Specific transit times for either class of mail cannot be guaranteed and depends on factors such as given mail piece’s place or origin and destination, he noted. Even so, he wrote, most domestic firstclass mail is delivered 2-5 days after it is received by the Postal Service, and most domestic marketing mail is delivered 3-10 days after it is received. 

However, Ohio Secretary of State Frank LaRose complained in a letter to his state’s congressional delegation that, “Instead of first- class mail taking 1-3 days for delivery, we have heard wide reports of it taking as long as 7-9 days.”


In his July 29 letter, Marshall informed Ziriax that in circumstances where a voter will receive and send a ballot by mail, the voter should submit his/her ballot request early enough “so that it is received by their election officials at least 15 days before Election Day, at a minimum, and preferably long before that time.”

Since a completed ballot must be received by Election Day in order to be counted, “[W]e recommend ... that voters who choose to mail their ballots do so no later than ... October 27,” Marshall advised.

USPS timetables “demonstrate that there is an irreconcilable conflict with the Oklahoma law that allows voters to request absentee ballots up to a week before Election Day,” wrote Dr. Marc Meredith, an associate professor in the Department of Political Science at the University of Pennsylvania who has a courtesy appointment in the Business Economic group at the Wharton School of Business.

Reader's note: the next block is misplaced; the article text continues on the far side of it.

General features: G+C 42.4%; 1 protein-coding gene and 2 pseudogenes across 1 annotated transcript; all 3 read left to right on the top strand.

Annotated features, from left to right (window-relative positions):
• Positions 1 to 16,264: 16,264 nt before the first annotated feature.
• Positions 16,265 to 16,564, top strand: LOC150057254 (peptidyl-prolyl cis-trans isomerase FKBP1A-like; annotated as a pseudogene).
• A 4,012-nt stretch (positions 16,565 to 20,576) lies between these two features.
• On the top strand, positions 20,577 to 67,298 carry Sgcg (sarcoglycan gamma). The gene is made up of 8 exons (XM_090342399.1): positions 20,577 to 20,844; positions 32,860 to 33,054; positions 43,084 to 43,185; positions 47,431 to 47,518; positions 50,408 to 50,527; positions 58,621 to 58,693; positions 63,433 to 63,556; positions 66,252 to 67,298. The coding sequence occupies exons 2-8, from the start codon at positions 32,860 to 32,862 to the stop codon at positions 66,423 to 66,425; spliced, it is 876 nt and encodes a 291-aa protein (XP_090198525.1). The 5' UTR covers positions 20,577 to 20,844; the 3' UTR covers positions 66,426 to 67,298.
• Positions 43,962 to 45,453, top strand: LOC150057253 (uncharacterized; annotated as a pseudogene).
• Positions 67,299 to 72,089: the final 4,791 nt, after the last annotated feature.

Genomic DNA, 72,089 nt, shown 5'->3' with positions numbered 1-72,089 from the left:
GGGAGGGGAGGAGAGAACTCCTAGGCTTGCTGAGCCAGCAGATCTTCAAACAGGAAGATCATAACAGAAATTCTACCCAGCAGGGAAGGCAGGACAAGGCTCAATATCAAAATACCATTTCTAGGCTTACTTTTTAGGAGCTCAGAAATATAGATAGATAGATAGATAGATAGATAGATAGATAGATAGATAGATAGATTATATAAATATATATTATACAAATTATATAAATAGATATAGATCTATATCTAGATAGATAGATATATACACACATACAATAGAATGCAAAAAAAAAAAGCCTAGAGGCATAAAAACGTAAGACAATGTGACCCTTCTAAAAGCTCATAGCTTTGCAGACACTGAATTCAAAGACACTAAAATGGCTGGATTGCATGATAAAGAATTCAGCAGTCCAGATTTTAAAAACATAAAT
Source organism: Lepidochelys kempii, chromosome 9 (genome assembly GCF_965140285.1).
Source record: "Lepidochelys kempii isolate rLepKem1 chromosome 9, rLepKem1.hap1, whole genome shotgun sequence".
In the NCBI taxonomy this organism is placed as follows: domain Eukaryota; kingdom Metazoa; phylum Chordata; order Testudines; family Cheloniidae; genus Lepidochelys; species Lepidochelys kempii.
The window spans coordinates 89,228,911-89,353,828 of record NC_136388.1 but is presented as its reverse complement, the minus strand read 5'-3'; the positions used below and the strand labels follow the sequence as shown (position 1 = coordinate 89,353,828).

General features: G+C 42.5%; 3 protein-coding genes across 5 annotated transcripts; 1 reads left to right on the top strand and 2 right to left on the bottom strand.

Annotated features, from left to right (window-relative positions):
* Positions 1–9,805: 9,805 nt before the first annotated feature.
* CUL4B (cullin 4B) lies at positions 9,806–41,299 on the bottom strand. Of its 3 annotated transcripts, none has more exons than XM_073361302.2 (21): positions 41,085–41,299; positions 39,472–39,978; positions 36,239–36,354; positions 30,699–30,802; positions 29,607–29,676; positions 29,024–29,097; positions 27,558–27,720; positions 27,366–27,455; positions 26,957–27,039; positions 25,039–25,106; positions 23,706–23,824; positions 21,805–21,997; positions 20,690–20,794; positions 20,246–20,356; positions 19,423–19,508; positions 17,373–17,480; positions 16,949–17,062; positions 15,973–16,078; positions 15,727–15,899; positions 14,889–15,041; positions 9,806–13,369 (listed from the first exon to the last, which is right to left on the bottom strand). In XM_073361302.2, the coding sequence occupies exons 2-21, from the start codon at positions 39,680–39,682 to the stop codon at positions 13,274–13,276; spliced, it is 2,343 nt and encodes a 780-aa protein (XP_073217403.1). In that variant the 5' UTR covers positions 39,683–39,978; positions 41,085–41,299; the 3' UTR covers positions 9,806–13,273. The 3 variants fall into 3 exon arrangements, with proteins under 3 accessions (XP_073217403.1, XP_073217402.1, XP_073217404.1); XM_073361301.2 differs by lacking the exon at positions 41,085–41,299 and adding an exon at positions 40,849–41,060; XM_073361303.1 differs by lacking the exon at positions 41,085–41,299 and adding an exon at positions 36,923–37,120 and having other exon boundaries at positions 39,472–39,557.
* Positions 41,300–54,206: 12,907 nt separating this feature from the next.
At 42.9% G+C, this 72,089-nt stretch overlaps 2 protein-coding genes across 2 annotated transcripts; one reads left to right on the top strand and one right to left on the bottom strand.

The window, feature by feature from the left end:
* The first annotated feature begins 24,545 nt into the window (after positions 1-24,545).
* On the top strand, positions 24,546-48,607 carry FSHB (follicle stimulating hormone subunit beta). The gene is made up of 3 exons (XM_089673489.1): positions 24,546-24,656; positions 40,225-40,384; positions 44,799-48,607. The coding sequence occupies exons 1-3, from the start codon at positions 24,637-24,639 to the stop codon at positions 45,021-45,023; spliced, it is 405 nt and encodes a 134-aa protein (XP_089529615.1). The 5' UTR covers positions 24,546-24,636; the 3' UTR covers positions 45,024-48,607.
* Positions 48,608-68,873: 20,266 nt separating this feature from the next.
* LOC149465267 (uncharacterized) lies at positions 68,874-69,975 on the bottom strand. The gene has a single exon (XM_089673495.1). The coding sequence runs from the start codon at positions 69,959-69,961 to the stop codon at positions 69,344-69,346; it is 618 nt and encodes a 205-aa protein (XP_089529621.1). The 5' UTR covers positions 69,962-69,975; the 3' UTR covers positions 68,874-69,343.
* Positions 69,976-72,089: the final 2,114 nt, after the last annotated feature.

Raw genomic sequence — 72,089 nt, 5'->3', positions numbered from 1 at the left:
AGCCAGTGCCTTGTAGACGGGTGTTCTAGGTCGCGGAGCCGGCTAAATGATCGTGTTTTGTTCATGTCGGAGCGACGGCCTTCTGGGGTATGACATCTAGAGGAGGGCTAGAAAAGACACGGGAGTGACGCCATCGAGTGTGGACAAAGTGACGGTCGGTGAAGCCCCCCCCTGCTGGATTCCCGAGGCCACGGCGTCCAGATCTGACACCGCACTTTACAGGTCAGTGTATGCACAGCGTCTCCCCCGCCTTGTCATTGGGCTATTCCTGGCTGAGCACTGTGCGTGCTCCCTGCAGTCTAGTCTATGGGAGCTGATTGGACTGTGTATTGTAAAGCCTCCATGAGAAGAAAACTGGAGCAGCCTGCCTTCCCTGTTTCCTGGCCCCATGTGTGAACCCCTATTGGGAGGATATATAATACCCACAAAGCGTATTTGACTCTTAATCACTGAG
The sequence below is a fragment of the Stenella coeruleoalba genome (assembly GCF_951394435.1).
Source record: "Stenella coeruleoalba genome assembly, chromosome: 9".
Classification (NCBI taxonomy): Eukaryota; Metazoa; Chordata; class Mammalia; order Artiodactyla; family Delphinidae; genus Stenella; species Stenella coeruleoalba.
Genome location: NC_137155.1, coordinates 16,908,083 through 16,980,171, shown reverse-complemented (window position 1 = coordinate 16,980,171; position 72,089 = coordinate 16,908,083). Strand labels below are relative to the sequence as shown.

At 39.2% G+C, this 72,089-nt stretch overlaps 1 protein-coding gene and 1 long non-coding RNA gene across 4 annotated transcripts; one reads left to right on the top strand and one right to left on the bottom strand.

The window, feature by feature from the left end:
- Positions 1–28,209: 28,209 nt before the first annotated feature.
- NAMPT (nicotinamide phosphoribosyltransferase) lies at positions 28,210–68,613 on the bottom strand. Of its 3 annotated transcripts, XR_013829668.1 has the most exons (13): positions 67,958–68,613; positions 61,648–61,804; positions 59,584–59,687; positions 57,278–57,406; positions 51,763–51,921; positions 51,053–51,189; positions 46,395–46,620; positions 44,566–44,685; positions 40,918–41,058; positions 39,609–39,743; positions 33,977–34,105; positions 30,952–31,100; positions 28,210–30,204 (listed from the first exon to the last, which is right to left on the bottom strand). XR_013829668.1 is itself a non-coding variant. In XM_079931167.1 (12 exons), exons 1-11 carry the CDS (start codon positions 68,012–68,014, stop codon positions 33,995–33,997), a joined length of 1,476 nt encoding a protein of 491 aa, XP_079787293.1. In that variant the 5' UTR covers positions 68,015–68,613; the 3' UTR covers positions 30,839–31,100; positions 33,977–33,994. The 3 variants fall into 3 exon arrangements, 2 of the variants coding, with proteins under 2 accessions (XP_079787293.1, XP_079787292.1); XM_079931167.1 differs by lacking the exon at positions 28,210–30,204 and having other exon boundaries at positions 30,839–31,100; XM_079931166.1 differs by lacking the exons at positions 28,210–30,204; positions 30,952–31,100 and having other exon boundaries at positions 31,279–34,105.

The Postal Service has an “election mail” target of 96% on-time delivery, Stroman said. However, “even if this target is achieved, 4% of mailed ballots – which rep- resent thousands of ballots in the November election – will be at high risk of untimely delivery.”

During the statewide primary on June 30, nearly 420 absentee ballots were returned to the senders as undelivered and 4,433 were rejected for reasons such as affidavit incomplete, not attested, not returned, not no- tarized or not witnessed.

In addition, 2,385 mail-in ballots were received after the June 30 statewide prima- ry, too late to be counted, the State Election Board reported. Most of those were delivered within three days after the election, records show.

The Postal Service has experienced “a dramatic decline” in mail volume over the last decade, Stroman wrote. And since the middle of March, because of COVID-19, the USPS “has seen about a 25% decline in mail volume over the same period as last year, a steeper decline than in recent years.”

In response, “it appears the USPS has chosen to cut costs by ending employee overtime and requiring all trucks to leave plants on time, regardless of whether all mail is loaded onto the trucks,” Stroman said. “This new policy is already delaying mail delivery and will very likely delay the delivery of absentee ballots.”

Postmaster General Louis DeJoy “established protocols that prioritize reducing labor costs, even if they reduce the timely delivery of letters and parcels,” Meredith wrote in support of the lawsuit filed May 18 by the Democratic Congressional Campaign Committee and the state Democratic Party against Ziriax and the State Election Board.

In a message to USPS employees, DeJoy “acknowledged that his transformative initiative of operational and organization changes had unintended consequences that impacted overall service levels.”